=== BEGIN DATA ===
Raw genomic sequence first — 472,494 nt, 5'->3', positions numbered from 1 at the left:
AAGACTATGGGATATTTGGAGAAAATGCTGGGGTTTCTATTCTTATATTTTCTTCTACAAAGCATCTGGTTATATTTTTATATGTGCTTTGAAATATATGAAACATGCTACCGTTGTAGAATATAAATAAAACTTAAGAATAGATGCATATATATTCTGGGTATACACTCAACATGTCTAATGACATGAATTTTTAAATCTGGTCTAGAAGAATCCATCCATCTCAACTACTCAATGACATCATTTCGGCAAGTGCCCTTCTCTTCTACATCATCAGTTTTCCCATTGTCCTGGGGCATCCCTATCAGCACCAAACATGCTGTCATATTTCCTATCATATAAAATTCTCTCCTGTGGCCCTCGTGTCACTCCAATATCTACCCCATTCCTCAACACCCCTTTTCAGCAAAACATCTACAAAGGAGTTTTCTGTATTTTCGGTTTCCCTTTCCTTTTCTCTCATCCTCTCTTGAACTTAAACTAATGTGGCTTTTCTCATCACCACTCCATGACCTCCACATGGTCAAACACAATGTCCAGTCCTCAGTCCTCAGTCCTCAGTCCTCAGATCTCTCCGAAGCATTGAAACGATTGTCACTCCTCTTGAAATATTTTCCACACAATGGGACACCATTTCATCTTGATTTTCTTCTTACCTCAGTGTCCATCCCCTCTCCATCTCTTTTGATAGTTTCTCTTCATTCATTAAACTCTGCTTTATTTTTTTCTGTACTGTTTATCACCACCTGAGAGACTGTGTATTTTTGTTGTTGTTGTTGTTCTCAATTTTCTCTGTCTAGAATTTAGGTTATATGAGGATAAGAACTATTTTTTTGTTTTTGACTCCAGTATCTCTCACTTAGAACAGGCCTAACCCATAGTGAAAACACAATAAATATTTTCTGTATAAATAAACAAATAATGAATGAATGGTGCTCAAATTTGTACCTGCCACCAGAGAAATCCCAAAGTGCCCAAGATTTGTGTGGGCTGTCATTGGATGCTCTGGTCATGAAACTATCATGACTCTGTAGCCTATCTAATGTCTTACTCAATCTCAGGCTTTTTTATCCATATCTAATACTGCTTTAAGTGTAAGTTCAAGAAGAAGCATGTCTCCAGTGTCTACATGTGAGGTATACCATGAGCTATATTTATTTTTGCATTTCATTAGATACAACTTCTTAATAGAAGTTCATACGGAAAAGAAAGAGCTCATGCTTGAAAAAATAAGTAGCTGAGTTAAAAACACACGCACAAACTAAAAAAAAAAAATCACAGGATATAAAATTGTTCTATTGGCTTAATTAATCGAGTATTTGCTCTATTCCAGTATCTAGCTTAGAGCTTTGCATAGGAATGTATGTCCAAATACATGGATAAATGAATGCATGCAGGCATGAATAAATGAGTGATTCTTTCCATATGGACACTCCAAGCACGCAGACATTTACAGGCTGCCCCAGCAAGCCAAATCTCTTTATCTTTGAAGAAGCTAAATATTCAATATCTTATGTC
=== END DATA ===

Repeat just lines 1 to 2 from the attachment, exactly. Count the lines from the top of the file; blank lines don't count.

Raw genomic sequence first — 472,494 nt, 5'->3', positions numbered from 1 at the left:
AAGACTATGGGATATTTGGAGAAAATGCTGGGGTTTCTATTCTTATATTTTCTTCTACAAAGCATCTGGTTATATTTTTATATGTGCTTTGAAATATATGAAACATGCTACCGTTGTAGAATATAAATAAAACTTAAGAATAGATGCATATATATTCTGGGTATACACTCAACATGTCTAATGACATGAATTTTTAAATCTGGTCTAGAAGAATCCATCCATCTCAACTACTCAATGACATCATTTCGGCAAGTGCCCTTCTCTTCTACATCATCAGTTTTCCCATTGTCCTGGGGCATCCCTATCAGCACCAAACATGCTGTCATATTTCCTATCATATAAAATTCTCTCCTGTGGCCCTCGTGTCACTCCAATATCTACCCCATTCCTCAACACCCCTTTTCAGCAAAACATCTACAAAGGAGTTTTCTGTATTTTCGGTTTCCCTTTCCTTTTCTCTCATCCTCTCTTGAACTTAAACTAATGTGGCTTTTCTCATCACCACTCCATGACCTCCACATGGTCAAACACAATGTCCAGTCCTCAGTCCTCAGTCCTCAGTCCTCAGATCTCTCCGAAGCATTGAAACGATTGTCACTCCTCTTGAAATATTTTCCACACAATGGGACACCATTTCATCTTGATTTTCTTCTTACCTCAGTGTCCATCCCCTCTCCATCTCTTTTGATAGTTTCTCTTCATTCATTAAACTCTGCTTTATTTTTTTCTGTACTGTTTATCACCACCTGAGAGACTGTGTATTTTTGTTGTTGTTGTTGTTCTCAATTTTCTCTGTCTAGAATTTAGGTTATATGAGGATAAGAACTATTTTTTTGTTTTTGACTCCAGTATCTCTCACTTAGAACAGGCCTAACCCATAGTGAAAACACAATAAATATTTTCTGTATAAATAAACAAATAATGAATGAATGGTGCTCAAATTTGTACCTGCCACCAGAGAAATCCCAAAGTGCCCAAGATTTGTGTGGGCTGTCATTGGATGCTCTGGTCATGAAACTATCATGACTCTGTAGCCTATCTAATGTCTTACTCAATCTCAGGCTTTTTTATCCATATCTAATACTGCTTTAAGTGTAAGTTCAAGAAGAAGCATGTCTCCAGTGTCTACATGTGAGGTATACCATGAGCTATATTTATTTTTGCATTTCATTAGATACAACTTCTTAATAGAAGTTCATACGGAAAAGAAAGAGCTCATGCTTGAAAAAATAAGTAGCTGAGTTAAAAACACACGCACAAACTAAAAAAAAAAAATCACAGGATATAAAATTGTTCTATTGGCTTAATTAATCGAGTATTTGCTCTATTCCAGTATCTAGCTTAGAGCTTTGCATAGGAATGTATGTCCAAATACATGGATAAATGAATGCATGCAGGCATGAATAAATGAGTGATTCTTTCCATATGGACACTCCAAGCACGCAGACATTTACAGGCTGCCCCAGCAAGCCAAATCTCTTTATCTTTGAAGAAGCTAAATATTCAATATCTTATGTC